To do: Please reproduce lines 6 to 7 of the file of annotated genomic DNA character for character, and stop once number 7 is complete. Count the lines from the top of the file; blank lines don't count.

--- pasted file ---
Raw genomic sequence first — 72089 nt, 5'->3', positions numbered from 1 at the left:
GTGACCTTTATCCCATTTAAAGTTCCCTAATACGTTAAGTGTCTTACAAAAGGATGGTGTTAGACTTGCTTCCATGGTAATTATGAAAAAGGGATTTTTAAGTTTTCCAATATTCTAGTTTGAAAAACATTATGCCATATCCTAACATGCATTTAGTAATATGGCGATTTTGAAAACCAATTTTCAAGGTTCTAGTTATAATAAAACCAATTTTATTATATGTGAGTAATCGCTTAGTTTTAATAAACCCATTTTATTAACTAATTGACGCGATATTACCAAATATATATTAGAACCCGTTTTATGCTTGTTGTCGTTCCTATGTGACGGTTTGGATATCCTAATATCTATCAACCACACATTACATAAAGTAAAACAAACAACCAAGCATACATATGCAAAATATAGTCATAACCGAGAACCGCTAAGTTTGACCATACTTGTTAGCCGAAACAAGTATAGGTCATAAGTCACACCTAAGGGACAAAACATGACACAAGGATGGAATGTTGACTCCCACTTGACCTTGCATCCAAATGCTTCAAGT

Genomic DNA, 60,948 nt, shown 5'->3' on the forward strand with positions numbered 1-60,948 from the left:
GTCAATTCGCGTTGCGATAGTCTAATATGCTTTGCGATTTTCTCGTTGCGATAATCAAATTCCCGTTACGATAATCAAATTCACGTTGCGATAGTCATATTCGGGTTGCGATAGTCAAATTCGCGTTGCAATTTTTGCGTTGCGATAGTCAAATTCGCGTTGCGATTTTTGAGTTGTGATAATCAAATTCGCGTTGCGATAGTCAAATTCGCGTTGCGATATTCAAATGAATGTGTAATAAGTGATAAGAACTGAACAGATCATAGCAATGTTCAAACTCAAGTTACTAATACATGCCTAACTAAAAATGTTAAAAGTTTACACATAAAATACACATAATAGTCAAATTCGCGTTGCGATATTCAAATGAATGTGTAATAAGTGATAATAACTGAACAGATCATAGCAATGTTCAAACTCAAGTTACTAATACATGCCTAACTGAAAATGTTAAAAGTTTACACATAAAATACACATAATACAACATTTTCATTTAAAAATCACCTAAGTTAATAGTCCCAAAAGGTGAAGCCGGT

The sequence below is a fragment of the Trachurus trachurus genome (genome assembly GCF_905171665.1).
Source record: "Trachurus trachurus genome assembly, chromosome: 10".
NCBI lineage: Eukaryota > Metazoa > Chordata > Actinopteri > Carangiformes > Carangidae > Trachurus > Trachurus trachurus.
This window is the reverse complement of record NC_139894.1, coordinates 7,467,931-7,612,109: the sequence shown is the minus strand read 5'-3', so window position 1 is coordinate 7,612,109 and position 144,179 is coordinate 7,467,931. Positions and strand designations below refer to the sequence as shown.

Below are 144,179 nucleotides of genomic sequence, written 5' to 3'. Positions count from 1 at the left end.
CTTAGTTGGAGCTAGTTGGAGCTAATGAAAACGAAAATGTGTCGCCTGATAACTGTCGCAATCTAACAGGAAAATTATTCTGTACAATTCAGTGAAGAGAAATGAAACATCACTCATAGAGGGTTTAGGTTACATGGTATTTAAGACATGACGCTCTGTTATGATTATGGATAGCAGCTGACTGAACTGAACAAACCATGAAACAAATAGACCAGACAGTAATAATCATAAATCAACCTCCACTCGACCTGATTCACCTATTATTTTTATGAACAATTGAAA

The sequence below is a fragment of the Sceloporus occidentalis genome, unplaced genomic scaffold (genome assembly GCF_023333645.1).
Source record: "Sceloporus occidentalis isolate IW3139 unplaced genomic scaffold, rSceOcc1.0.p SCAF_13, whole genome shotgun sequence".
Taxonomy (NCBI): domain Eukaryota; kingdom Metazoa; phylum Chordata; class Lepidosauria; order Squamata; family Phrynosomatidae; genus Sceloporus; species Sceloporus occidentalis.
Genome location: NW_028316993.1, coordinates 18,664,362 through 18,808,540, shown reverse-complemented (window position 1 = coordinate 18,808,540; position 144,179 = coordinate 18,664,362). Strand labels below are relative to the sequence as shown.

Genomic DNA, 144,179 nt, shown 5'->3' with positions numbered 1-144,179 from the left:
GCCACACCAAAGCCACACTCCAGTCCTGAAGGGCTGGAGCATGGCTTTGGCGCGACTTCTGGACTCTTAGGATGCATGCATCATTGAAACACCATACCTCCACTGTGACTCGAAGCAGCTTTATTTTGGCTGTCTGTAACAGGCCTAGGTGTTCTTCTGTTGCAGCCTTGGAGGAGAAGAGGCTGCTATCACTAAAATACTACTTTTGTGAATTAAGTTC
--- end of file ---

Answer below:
Source record: "Trachurus trachurus genome assembly, chromosome: 10".
NCBI lineage: Eukaryota > Metazoa > Chordata > Actinopteri > Carangiformes > Carangidae > Trachurus > Trachurus trachurus.